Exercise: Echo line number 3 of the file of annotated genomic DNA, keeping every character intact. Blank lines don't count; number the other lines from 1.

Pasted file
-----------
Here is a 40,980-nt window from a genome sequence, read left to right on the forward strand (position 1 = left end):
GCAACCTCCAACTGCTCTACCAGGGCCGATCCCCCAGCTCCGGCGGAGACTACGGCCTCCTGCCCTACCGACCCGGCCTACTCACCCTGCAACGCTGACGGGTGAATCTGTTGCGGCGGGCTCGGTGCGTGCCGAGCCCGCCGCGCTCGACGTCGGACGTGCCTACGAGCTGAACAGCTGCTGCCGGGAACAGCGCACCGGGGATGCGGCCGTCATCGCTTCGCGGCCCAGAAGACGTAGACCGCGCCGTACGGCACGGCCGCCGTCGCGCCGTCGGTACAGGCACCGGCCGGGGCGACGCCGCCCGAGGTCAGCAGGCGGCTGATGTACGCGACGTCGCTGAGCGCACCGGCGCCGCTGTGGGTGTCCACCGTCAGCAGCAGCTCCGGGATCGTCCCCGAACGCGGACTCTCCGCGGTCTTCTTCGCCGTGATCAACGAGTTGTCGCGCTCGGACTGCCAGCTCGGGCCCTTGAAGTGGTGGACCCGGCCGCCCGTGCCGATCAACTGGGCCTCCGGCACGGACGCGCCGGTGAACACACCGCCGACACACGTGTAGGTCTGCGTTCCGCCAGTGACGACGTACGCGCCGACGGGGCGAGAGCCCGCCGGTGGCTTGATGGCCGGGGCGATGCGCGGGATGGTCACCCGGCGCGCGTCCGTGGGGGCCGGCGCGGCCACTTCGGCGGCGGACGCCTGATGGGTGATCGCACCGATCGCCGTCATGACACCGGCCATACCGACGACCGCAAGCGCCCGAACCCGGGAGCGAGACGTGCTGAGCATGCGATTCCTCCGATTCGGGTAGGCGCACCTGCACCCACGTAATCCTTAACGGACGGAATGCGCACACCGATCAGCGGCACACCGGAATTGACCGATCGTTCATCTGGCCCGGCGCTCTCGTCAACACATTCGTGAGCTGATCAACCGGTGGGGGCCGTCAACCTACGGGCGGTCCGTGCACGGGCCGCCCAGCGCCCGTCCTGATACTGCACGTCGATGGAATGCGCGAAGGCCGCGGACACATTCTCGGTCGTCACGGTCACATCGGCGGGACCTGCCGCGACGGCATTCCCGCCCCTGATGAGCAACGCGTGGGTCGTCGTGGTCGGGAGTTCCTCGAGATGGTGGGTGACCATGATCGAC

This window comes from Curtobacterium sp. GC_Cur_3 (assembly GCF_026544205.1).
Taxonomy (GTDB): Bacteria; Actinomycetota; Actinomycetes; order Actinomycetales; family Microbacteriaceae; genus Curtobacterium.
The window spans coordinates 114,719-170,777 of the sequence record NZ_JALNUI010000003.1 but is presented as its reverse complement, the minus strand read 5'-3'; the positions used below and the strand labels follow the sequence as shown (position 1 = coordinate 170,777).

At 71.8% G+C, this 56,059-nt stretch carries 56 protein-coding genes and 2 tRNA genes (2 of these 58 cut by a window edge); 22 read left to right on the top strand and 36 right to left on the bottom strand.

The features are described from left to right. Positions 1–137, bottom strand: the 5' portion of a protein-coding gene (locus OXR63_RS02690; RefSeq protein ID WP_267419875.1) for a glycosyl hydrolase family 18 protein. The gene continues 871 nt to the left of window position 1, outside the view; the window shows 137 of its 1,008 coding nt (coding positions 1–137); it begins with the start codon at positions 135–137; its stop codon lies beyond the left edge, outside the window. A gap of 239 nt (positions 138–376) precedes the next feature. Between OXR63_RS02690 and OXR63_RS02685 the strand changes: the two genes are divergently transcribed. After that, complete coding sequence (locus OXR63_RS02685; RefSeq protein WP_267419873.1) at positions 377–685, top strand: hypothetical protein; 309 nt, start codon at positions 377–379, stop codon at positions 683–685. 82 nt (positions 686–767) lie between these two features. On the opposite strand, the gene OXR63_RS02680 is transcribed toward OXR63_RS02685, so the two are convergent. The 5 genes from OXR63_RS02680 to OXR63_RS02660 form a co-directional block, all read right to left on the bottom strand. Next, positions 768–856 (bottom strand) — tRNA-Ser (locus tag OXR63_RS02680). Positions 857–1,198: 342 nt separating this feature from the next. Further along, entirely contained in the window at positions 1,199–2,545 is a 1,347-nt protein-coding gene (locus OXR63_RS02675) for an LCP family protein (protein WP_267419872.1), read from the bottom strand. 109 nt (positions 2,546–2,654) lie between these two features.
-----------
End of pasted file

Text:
This window comes from Curtobacterium sp. GC_Cur_3 (assembly GCF_026544205.1).